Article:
There’s also a 6.1-inch multi-information display screen, sat-nav with live traffic updates, cruise control, power windows and mirrors, auto-levelling HID headlamps, leather-accented front seats, dual-zone climate-control air-con, aluminium pedals, LED daytime running lamps (DRLs) and red stitching highlights.

The 86 GTS also adds 17-inch alloy wheels over the GT's 16-inch alloys.

Storage: The boot is kind-of tiny. Toyota reckons there's 217 litres in there but, thanks to the protruding spare-wheel cover, it's as shallow as a baking dish.

The rubberised mat is useful and durable though, especially if you intend to do a Houdini and squeeze in the four wheels and tyres Toyota reckons you can get in there with the rear seat-back folded.

There are useful cubby holes about the cabin for drinks and oddments, but the cup holders in the centre console are too near the gear-shift (I kept finding my elbow in the cappuccino).



Driveability: I had the six-speed auto. That alone, in a sports car, would normally have me running a thousand miles.

Perhaps it's the greying hair, or rapid onset old-fartism - I don't know - but this auto I like.

Six-speeds, conventional torque-converter with lock-up, 'sport' setting and stubby lever or paddle shifters for manual control, it will rattle off gattling-gun up-shifts, blips the throttle on downshifts and - from the seat of the pants - feels only marginally adrift of the manual.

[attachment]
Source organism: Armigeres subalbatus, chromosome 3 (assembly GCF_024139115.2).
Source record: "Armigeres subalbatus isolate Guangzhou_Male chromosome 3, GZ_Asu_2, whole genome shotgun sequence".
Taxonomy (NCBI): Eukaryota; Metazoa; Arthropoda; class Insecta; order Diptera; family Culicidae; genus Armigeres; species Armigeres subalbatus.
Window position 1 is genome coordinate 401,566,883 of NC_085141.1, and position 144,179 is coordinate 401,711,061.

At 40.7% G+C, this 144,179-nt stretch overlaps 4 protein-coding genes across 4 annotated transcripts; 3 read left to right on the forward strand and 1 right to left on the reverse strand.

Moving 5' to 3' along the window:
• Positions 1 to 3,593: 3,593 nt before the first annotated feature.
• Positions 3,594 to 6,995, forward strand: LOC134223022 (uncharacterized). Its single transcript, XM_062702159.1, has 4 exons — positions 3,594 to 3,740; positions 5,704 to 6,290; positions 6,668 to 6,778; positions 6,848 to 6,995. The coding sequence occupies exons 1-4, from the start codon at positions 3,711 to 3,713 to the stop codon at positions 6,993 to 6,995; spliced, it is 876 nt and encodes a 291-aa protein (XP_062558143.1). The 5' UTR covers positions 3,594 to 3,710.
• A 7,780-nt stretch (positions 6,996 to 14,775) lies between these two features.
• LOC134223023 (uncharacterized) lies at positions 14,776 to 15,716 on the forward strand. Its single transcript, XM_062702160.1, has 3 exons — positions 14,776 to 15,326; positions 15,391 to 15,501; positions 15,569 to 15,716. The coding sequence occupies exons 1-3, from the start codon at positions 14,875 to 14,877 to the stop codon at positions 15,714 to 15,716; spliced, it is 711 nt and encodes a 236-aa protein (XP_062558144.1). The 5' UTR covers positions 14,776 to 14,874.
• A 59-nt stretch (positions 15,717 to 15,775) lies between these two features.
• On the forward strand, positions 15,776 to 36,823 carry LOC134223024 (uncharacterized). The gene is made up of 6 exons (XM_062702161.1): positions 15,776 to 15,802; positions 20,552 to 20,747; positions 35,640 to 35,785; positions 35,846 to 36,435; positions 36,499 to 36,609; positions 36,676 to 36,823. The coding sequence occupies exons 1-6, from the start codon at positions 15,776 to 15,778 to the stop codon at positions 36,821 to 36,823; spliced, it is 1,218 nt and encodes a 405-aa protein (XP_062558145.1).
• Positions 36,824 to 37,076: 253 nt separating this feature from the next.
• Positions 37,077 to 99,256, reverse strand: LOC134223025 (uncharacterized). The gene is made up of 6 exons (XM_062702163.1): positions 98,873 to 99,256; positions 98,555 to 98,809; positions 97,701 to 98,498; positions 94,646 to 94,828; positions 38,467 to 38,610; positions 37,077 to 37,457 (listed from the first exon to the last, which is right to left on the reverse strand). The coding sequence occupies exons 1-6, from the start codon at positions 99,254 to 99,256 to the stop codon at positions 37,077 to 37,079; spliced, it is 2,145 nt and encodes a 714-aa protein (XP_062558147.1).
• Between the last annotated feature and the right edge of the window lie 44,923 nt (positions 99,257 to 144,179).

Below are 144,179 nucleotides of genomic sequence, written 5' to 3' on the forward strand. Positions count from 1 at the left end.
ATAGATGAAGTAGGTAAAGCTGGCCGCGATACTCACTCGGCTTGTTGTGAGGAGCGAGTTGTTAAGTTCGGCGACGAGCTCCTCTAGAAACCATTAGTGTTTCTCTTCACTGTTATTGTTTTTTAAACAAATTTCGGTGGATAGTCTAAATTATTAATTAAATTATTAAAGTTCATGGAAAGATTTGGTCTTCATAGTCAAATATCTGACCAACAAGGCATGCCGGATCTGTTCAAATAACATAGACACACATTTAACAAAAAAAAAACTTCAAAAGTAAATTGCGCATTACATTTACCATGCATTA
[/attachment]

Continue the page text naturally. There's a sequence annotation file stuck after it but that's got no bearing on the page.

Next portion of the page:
It's lively and it's fun - what else is there?

Helping the fun is a pearler of a 2.0 litre Subaru boxer engine. Just 147kW and 205Nm, it sings its head off.

You've got to stretch it; peak power chimes in at 7000rpm, but it sounds sporty and feels faster than it actually is - the GTS auto can hit 100km/h in 8.2 seconds (while the manual is good for a 7.6 second sprint).

The auto, left to its own devices, keeps things usefully in the meat of the powerband when in 'sport'.

Away from the line it is nobbled a little, and it hangs onto first gear too long, but thereafter the upshifts - and downshifts - are right where you'd want them.

You can give the boxer a real workout and hustle things along with the paddles, ideal for firing around a winding road.

Does it need more power? I'd wonder if it might spoil it. The 86 feels so delightfully 'alive', and it's such fun working it to extract its best, that it really awakens the driver in you.

It's easy to step the rear out, balance it there, then line up the next corner. You would need a serious ham-fist to muck up the 86 on a quick run on a winding road.

Refinement: It's not especially refined but neither is it coarse. In any sports car you want some visceral connection with what's happening mechanically as well as what's happening at the road.

The 86 is happy to oblige. There's a resonance chamber to ensure that the delightful noises from under the bonnet find their way into the cabin.

While not as loud as some - it doesn't wail like the Renault RS265, or growl like the Golf GTI - it makes an appealing hi-tech rasp when shown the whip.

And, interestingly, except at lower revs where the off-beat thrum of the boxer engine is distantly apparent, it doesn't sound like a boxer when working hard.